American football: Doncaster Mustangs realistic about Premiership survival chances

Mustangs (in green), pictured in action against Coventry Jets.  Picture supplied by Donna Whitaker.
Mustangs (in green), pictured in action against Coventry Jets. Picture supplied by Donna Whitaker.

Doncaster Mustangs have just two games left to record their first BAFANL Premiership (North) win of the season.

Although general manager Mark Blyth is disappointed that Mustangs, who he helped form in 2002, are propping up the ten-strong league, he admits that his expectations for the season were never particularly high.

“We had a big turnover of players from last year and basically it is a brand new team,” he said.

“We’ve probably got just six of last year’s team.

“We are playing at the highest level in our particular league and if I’m being honest we should have seen what was happening and told the people in charge that we needed to be dropped down a league,” he said.

“But they are a proud group and they said they’d take their defeats and see how things went.

“Not surprisingly we’ve suffered some very big defeats.

“I hope I’m wrong, but the way we are playing I don’t think we’ll win any of our remaining games.”

He added: “For the previous two or three years a lot of the lads came from various parts of the country.

“For example, pretty much the whole offensive line came from Newcastle where a lot of them were studying.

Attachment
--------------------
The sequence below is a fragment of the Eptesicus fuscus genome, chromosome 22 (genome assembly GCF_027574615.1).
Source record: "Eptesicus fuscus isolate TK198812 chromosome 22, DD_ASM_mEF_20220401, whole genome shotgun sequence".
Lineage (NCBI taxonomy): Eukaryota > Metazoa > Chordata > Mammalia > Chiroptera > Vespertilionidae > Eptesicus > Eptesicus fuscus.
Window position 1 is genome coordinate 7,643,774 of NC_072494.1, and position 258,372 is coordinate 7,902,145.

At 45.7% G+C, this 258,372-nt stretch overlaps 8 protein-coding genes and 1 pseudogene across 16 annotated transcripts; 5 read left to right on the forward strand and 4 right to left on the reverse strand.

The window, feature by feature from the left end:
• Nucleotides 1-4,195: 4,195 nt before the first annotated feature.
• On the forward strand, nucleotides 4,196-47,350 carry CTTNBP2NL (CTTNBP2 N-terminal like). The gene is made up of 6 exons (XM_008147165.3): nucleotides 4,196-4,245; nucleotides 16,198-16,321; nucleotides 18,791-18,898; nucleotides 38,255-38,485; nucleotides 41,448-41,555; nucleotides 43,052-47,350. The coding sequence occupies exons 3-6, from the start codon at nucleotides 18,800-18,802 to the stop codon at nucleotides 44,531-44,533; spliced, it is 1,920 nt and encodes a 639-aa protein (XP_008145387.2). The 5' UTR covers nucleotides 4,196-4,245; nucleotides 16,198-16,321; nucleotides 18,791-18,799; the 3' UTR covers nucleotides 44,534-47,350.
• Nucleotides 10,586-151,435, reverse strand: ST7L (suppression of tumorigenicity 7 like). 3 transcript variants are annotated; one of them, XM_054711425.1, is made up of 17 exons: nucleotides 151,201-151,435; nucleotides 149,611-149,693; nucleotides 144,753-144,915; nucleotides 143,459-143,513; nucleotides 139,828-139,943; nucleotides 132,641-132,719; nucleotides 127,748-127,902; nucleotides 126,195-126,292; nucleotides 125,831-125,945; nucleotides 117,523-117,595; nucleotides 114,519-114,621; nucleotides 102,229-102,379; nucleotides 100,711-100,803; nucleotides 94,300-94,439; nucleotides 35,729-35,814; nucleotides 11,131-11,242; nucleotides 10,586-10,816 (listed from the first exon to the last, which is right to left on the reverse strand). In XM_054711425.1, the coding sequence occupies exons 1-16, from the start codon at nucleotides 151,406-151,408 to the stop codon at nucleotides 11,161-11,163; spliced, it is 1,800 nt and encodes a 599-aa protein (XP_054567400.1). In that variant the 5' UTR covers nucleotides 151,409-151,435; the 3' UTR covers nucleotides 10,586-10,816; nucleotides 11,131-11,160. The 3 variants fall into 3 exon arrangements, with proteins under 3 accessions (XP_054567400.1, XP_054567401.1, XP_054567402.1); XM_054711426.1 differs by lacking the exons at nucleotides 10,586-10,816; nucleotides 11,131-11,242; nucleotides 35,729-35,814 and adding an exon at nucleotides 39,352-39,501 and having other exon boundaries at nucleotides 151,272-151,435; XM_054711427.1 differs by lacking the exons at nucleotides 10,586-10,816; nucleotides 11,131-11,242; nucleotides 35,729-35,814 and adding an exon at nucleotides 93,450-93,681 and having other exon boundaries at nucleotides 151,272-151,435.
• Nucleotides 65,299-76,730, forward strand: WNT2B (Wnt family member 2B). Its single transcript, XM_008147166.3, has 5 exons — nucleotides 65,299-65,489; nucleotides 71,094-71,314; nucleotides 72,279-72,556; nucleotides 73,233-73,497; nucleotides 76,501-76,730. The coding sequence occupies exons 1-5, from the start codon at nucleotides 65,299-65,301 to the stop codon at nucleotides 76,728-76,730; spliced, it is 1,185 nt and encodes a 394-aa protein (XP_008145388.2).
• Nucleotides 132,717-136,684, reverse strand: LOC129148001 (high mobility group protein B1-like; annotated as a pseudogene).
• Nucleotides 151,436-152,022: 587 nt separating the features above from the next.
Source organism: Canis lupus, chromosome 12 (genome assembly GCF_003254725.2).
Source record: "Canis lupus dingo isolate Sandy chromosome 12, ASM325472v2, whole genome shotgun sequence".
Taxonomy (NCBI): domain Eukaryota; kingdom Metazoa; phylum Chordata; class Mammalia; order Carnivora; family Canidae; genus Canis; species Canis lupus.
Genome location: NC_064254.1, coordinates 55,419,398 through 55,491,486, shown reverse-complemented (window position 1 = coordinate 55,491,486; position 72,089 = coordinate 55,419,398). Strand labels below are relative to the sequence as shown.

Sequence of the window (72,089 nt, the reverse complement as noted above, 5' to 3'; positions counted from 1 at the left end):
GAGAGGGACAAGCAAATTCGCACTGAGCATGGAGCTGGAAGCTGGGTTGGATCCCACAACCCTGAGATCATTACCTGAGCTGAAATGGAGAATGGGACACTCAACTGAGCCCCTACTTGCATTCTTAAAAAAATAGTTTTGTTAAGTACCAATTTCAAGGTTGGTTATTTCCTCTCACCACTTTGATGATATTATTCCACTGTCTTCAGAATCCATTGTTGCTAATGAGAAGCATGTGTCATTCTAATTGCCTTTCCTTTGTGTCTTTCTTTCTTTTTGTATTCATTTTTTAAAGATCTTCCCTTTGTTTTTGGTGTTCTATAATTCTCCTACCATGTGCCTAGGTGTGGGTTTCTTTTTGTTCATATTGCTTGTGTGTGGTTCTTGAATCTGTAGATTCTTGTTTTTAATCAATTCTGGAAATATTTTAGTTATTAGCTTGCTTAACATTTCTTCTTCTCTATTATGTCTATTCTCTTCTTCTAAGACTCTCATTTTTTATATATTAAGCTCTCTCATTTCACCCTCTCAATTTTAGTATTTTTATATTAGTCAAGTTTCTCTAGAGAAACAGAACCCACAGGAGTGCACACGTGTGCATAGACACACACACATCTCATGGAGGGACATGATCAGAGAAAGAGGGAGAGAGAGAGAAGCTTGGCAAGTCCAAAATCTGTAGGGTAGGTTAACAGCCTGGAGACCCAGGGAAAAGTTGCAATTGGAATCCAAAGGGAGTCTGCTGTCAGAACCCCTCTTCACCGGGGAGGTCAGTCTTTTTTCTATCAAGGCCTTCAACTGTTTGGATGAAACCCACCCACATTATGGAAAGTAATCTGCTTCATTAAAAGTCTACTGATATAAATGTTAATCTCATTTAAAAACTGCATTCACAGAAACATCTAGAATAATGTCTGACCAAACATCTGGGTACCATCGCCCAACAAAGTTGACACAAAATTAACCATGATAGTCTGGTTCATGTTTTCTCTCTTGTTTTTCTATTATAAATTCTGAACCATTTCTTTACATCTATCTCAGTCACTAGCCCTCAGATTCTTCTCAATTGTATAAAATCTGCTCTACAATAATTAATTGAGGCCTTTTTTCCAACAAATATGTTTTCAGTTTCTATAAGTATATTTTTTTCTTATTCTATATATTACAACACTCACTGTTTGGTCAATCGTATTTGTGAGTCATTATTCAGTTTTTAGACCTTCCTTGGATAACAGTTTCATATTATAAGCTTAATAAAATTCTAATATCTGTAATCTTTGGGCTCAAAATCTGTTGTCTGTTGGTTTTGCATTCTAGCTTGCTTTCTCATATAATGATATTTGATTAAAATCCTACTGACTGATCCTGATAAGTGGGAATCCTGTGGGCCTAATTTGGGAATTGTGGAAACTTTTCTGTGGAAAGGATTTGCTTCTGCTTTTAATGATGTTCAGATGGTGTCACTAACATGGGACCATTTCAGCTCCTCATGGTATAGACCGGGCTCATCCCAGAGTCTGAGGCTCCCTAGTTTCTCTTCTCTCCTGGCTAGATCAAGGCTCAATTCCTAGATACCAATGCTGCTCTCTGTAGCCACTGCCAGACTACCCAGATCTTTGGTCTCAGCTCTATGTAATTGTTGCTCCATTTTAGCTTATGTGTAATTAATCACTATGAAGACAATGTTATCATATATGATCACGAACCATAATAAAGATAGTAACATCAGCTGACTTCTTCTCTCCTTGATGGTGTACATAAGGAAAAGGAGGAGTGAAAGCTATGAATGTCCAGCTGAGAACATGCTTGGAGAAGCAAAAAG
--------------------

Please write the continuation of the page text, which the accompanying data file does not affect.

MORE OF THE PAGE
“A few of others left to play for Sheffield, because one of two of them lived in the city, and others decided they just didn’t want to play for various reasons.

“It’s the nature of the game I’m afraid.

“It’s not a cheap sport to play and to buy a starter kit and to pay club subscriptions comes to around £400.

“Having a job or not having a job can often be a deciding factor.”

As well as the need for players to purchase their own kit, Mark says it takes longer than most sports for newcomers to get up to speed with the game.

“The basics of the game - running, passing, catching and tackling - are not difficult skills to learn,” he said.

“The schemes and systems are.

“It’s not like soccer (football) where you kick a ball to each other and which is a very simple game to play.

“The fact that an interested party has played other sports may be useful - particularly in terms of fitness.

“But because American Football is a completely different game to anything they’ve previously played, every newcomer will basically have to learn from scratch.”